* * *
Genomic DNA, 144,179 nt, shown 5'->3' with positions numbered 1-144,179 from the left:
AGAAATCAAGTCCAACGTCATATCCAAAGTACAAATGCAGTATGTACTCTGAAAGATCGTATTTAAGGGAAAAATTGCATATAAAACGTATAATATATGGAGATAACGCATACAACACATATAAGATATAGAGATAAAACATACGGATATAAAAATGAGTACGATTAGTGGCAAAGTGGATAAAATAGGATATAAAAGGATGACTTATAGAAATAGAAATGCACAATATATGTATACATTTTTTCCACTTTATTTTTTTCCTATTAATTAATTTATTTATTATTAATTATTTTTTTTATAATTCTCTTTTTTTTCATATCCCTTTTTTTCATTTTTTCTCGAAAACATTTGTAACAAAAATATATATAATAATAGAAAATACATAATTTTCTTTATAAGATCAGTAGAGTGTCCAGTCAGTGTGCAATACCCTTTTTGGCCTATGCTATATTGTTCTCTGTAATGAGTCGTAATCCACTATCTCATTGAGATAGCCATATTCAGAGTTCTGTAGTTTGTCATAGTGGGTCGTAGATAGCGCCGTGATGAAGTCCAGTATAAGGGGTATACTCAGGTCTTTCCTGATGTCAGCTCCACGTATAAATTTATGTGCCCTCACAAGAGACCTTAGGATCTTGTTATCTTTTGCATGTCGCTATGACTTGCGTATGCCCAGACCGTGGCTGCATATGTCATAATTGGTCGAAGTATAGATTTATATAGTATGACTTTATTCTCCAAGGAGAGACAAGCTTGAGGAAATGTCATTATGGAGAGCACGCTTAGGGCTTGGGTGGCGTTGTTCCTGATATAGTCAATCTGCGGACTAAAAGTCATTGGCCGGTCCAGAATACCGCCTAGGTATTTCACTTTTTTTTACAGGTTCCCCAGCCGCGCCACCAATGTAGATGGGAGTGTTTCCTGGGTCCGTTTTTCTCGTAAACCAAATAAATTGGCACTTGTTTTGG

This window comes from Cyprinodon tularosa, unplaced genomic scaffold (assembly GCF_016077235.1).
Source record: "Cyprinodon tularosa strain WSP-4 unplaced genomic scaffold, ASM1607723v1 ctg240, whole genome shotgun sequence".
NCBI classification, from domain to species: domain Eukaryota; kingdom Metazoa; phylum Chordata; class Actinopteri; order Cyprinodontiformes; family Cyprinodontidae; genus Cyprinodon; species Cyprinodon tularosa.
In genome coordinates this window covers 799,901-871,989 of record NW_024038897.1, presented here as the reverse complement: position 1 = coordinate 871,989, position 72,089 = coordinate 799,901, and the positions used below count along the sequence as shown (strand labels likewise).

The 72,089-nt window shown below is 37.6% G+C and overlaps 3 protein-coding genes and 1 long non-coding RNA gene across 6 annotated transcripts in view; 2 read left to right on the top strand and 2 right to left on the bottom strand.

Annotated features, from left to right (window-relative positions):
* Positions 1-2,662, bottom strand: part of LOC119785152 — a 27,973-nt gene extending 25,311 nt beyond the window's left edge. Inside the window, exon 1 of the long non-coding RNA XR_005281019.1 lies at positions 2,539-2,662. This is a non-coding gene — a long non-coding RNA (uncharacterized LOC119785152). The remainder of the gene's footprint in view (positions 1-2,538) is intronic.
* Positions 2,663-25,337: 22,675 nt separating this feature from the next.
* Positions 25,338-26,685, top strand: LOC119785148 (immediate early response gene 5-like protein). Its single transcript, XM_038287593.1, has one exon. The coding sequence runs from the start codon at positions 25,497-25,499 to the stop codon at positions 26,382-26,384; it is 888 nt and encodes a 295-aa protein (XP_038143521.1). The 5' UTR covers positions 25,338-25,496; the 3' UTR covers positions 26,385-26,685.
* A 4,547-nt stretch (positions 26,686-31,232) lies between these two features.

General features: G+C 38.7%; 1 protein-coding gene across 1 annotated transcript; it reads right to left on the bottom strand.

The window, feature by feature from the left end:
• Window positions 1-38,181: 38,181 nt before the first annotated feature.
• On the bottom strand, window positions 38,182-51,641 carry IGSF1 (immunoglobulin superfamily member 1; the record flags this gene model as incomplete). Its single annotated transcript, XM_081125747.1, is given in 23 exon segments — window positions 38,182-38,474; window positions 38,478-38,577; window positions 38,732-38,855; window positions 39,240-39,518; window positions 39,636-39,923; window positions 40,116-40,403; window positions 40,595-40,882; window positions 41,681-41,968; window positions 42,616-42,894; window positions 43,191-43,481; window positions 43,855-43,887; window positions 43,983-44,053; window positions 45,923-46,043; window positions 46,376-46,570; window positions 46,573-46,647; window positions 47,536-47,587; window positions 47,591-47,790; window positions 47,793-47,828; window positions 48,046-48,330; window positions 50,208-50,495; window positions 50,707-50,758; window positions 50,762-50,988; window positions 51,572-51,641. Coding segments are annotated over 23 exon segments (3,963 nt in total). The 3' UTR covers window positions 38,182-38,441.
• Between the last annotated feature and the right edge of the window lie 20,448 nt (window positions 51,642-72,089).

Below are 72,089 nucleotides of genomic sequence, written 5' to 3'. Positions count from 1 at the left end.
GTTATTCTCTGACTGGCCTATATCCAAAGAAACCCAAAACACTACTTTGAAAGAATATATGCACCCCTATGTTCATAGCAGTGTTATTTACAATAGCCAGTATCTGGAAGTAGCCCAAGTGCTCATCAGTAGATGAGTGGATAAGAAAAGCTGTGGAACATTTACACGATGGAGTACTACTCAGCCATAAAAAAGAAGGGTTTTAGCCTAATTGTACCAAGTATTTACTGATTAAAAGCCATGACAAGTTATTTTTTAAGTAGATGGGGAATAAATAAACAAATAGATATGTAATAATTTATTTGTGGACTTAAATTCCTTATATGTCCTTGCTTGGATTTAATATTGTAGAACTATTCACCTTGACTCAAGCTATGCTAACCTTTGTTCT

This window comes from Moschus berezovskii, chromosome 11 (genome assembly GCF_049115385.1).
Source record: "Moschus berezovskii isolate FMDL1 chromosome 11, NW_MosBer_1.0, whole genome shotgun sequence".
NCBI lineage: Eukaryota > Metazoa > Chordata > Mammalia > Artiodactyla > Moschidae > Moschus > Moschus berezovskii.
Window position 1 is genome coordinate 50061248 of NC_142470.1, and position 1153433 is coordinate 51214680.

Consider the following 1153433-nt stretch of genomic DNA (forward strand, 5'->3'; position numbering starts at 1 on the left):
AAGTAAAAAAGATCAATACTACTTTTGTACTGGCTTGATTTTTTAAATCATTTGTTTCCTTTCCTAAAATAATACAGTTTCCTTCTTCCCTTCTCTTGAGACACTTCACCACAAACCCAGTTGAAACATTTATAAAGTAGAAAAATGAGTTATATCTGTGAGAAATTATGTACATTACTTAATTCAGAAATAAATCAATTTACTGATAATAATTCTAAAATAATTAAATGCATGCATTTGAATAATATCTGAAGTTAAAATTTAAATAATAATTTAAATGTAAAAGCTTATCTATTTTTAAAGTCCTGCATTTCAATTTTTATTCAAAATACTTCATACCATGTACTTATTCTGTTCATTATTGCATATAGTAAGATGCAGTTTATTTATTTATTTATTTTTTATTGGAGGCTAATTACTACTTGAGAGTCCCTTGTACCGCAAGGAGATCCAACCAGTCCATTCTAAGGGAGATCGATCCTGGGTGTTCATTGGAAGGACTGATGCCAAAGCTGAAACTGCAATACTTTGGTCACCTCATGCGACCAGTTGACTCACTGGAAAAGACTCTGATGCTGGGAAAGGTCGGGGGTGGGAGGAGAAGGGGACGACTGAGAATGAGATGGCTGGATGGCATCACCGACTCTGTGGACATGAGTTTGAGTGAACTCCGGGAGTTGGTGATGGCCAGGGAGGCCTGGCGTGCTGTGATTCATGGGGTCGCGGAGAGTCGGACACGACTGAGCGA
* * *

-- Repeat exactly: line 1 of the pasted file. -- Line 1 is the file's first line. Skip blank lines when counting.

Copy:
Genomic DNA, 144,179 nt, shown 5'->3' with positions numbered 1-144,179 from the left: